Ministry of entrepreneurship necessary in SA

Entrepreneurial leader, Mark Lamberti, recently called for the creation of a Ministry of Entrepreneurship in South Africa at the recent Sanlam / Business Partners Entrepreneur of Year® competition launch. This was echoed by Professor Dilip Garach, of Garach & Garach Financial Advisory Services who called for a Small Business Ministry to be established locally.

According to Nazeem Martin, MD of Business Partners Limited and spokesperson for the 2013 Sanlam / Business Partners Entrepreneur of Year® competition, following President Jacob Zuma’s State of the Nation speech last week, which referenced government programmes that support small business, the formation of an entrepreneurial Ministry would be a significant step forward in tackling SA’s unemployment crisis.

Martin says that he endorses these proposals and says that the efforts that are currently being made to support and grow entrepreneurship do not seem to be effective enough, as South Africa’s ranking in various entrepreneurial reports still seems to be slipping.

According to Professor Garach, it is evident that government understands that small and medium enterprises (SMEs) are an important source of jobs. “Minister Gordhan said in his Budget speech of 2011 that businesses which employ fewer than 50 workers account for 68% of private sector employment. But the government has shown very little commitment towards solving problems that directly impact on experienced entrepreneurs and small businesses.”

He says that South Africa recorded a 7% total early-stage entrepreneurial activity (TEA) level in 2012, which is a 2 percentage point decrease from the 9% recorded in 2011. “While South Africa is better off than it was in 2004 when the TEA level was at 5,4%, the country still has much to work towards.”

Professor Garach says that an entrepreneurial Ministry will be able to focus on reducing the cost of doing business, simplify the current business registration process and SME tax system, create access to finance and create appropriate incentives for South African entrepreneurs.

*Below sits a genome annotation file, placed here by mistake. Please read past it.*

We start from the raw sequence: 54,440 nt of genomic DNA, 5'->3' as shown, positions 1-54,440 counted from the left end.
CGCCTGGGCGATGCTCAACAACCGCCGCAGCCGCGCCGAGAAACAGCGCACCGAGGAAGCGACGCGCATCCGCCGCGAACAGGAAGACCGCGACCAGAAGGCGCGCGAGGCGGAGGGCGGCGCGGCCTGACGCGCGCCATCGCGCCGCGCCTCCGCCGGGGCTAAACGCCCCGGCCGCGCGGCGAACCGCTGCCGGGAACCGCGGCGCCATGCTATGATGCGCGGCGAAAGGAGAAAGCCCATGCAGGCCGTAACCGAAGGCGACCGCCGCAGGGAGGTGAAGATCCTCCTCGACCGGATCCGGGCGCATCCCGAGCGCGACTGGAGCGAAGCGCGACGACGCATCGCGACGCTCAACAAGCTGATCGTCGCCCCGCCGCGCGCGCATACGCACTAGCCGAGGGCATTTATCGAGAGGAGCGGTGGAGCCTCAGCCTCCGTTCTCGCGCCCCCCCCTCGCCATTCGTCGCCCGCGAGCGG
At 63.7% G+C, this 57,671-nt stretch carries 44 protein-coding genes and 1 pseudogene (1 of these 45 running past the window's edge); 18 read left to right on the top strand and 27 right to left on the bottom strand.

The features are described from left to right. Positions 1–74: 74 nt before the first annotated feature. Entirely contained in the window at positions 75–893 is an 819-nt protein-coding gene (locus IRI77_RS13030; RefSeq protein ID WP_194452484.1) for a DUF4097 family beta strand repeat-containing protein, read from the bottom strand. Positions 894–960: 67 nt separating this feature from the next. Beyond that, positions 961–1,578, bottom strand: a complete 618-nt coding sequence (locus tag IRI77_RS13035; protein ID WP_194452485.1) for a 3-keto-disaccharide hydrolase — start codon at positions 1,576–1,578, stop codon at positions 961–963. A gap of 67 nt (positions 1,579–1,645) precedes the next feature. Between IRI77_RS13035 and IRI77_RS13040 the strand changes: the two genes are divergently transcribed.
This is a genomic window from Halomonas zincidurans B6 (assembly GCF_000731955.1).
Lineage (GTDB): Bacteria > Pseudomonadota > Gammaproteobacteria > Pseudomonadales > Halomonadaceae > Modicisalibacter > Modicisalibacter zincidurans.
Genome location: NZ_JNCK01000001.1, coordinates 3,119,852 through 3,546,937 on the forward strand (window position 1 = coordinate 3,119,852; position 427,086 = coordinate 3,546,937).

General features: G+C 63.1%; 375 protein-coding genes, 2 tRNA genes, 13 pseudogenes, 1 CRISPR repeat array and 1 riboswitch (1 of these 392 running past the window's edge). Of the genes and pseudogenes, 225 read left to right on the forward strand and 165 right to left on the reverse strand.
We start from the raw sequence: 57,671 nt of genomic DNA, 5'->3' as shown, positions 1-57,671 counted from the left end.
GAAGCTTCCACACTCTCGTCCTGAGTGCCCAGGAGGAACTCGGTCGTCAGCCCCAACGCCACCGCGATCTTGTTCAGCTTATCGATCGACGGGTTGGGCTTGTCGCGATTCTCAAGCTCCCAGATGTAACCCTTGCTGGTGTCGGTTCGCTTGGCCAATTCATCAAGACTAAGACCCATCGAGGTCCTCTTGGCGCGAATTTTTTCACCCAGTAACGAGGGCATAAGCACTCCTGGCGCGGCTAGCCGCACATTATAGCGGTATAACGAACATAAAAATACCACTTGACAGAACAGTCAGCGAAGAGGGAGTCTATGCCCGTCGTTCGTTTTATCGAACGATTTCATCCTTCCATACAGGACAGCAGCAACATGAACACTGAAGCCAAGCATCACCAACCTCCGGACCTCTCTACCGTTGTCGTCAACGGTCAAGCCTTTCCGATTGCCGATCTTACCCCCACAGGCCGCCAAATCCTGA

He says that a step in the right direction may also be government entering into a public / private partnership in order to set up an entrepreneurial academy. “The academy could develop schools that focus on entrepreneurship, as well as provide education in business skills and promote mentorship and training.”

He says that in 1995 Malaysia formed the Ministry of Entrepreneur Development, which clearly demonstrates the importance that the Malaysian government places upon the issue of entrepreneurship and entrepreneurial development. “The Ministry acts as the lead agency for the development of entrepreneurs as well as to co-ordinate entrepreneurship activities in general.”

Among the specific services currently offered by the Ministry are a one-stop entrepreneurship information centre, franchise and vendor development programs, entrepreneurial training, and subsidised business premises for qualified entrepreneurs.

He says that other examples of economies that have implemented this type of body include the US, which has a Small Business Administration Cabinet position which arranges loans, loan guarantees and other assistance to small businesses, as well as Croatia, which has implemented a Ministry of Economy, Labour and Entrepreneurship, which carries out proactive employment policies.

“The SA government target was to create five million jobs by 2020. Although it may not be possible to create this amount of sustainable jobs in the long-term, government however can create an enabling environment to set up one million entrepreneurs who then in turn create five million jobs,” concludes Professor Garach.

Top SA entrepreneur encourages next generation of entrepreneurial leaders